“fidelity to thought and feeling”

Thomas Tallis
(1505 – 1583)

“If You Love Me”
“A New Commandment”
“Out From The Deep”




byrd

William Byrd
(1543 – 1623)

“Prevent Us, O Lord”
“O Make Thy Servant Elizabeth”




gibbons

Orlando Gibbons
(1585 – 1625)

“See, See, The Word Is Incarnate”
“O God, The King of Glory”



Surprisingly, or not, Eliot would have considered the following music a serious step downward. Where is this suggested in his essays, and why would he have thought that?

“a dissociation of sensibility . . .
from which we have never recovered”

dif·fi·dent
ˈdifəd(ə)nt
adjective
modest or shy because of a lack of self-confidence.

Written when he was 22 years old.

Wondrous Natural Spectacle

Posted: January 18, 2018 in Uncategorized

Readings for Week of January 22rd

Posted: January 17, 2018 in Readings

Since the question has been raised:

Los Angeles Review of Books
“Catherine Malabou on the Brain and Other Topics”
April 2012

Catherine Malabou, a French philosopher who teaches at Kingston University in England, is the author of ‘The New Wounded: From Neurosis to Brain Damage,’ ‘What Should We Do With Our Brain?‘ ‘Changing Difference,’ ‘The Future of Hegel,’ and other books. She speaks here with LARB Philosophy/Critical Theory Editor Arne De Boever.


“Wolf’s Prolegomena has long been recognized as one of the most important books in the history of classical studies. . . . This English translation, with a detailed historical introduction, makes it fully accessible to the modern reader. . . . The analytical and unitarian interpretations of Homer have, indeed, been argued over ever since. It is gratifying that the work which started this famous controversy is available once again.” —H. B. Nisbet, Times Higher Education Supplement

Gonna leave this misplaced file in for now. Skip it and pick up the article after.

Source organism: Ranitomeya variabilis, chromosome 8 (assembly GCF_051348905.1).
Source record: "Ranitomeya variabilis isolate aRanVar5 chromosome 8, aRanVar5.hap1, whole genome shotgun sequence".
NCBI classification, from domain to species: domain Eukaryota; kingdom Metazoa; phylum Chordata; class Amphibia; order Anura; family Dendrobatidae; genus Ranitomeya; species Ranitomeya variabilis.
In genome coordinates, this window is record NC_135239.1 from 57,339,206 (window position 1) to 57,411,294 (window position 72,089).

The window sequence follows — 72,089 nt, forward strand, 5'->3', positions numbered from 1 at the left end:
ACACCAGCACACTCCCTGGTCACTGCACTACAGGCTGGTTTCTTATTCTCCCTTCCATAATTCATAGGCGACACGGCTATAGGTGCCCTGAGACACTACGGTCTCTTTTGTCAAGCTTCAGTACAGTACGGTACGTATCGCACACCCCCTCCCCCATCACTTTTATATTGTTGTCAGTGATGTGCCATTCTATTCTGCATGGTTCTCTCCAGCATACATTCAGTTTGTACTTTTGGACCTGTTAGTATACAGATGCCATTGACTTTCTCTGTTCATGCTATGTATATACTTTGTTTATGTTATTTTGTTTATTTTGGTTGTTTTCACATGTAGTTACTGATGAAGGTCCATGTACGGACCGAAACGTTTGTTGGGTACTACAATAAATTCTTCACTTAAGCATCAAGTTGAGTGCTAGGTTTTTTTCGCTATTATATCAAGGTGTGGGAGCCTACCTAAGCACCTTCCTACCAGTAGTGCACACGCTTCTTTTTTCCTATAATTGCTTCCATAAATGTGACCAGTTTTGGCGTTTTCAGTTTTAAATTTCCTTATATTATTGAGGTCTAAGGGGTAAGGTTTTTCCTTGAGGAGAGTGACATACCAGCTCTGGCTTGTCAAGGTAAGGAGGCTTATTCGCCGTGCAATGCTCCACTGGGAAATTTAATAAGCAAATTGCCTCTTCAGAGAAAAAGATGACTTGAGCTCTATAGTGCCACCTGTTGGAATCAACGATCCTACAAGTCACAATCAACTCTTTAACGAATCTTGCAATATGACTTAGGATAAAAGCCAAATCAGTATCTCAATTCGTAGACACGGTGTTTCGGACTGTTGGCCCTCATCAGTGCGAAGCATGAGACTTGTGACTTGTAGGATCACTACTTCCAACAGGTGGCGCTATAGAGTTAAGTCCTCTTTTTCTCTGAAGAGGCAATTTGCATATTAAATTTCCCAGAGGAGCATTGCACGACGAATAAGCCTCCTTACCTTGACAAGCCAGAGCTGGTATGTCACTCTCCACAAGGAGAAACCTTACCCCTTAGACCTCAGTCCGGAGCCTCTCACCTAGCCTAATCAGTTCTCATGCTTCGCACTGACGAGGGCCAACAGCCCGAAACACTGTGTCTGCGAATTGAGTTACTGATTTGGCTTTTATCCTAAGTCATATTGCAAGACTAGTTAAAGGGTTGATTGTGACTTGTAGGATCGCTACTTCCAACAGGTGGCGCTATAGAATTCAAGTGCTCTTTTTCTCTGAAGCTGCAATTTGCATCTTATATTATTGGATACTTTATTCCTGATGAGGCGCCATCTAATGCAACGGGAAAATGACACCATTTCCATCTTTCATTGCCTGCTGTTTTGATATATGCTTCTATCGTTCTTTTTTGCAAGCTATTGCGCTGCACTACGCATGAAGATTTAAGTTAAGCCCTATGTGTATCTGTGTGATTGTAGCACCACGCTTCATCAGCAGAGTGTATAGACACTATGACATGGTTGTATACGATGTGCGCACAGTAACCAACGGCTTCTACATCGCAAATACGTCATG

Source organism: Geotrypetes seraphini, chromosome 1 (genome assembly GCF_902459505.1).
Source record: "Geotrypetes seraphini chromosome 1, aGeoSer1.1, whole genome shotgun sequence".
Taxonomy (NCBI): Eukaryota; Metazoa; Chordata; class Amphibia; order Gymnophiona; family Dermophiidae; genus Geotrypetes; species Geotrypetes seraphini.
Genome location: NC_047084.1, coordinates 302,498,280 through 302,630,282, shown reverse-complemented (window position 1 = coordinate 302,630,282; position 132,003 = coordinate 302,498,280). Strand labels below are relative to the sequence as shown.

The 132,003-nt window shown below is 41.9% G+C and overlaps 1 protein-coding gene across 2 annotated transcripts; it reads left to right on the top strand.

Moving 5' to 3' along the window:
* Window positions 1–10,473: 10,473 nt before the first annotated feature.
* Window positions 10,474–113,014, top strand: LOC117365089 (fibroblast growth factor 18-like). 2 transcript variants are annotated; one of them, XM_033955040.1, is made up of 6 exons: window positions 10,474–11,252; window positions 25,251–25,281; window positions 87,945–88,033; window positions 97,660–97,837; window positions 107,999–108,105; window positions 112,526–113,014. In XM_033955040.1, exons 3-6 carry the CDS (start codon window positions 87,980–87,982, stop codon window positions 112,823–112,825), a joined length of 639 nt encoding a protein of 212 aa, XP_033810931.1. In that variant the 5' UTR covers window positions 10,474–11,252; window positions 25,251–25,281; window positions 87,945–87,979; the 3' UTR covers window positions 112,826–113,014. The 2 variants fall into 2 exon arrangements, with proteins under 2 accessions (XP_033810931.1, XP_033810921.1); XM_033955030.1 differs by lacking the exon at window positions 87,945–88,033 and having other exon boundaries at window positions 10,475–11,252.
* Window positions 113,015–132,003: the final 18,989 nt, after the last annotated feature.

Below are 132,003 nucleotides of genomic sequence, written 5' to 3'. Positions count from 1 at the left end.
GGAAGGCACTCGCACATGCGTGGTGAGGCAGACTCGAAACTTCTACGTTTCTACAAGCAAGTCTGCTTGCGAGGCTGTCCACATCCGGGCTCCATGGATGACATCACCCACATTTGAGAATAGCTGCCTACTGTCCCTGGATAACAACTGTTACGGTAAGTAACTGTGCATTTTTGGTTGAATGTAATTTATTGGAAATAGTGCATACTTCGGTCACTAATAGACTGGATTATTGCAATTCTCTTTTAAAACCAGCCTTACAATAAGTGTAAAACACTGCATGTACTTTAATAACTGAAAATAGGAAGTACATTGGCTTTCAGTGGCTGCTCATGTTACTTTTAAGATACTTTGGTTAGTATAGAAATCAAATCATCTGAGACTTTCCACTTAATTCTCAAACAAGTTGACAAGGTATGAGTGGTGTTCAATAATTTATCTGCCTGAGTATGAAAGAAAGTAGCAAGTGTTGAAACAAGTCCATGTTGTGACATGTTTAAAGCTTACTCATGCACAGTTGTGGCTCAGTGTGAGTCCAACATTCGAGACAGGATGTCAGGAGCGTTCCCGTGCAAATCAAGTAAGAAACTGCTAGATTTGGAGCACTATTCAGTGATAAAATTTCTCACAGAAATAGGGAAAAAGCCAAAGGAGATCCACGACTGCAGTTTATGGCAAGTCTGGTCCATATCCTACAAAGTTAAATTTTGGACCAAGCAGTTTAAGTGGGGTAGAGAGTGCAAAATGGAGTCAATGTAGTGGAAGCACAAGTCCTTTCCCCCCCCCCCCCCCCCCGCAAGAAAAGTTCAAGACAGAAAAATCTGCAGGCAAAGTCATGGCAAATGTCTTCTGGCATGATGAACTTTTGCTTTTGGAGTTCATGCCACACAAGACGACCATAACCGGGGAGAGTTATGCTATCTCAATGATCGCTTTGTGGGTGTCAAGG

“This is the first English translation of Wolf’s Prolegomena ad Homerum, a seminal work for classical scholarship. An introduction places Wolf in the cultural setting of eighteenth-century Germany, especially with regard to Homeric studies, showing how he was influenced by contemporary textual criticism of the Old Testament, and how Wolf’s work was originally received.”–Choice

Twenty-three poems that transformed English poetry

Wordsworth and Coleridge composed this powerful selection of poetry during their youthful and intimate friendship. Reproducing the first edition of 1798, this edition of Lyrical Ballads allows modern readers to recapture the book’s original impact. In these poems—including Wordsworth’s “Lines written a few miles above Tintern Abbey” and Coleridge’s “The Rime of the Ancyent Marinere”—the two poets exercised new energies and opened up new themes.

In semesters past I have assigned these materials. I will not do so now. But I do want to make key selections of English Romantic verse available for curious and motivated students. Please feel free to read and discuss these poems, if you like; but, technically, they are not on the syllabus.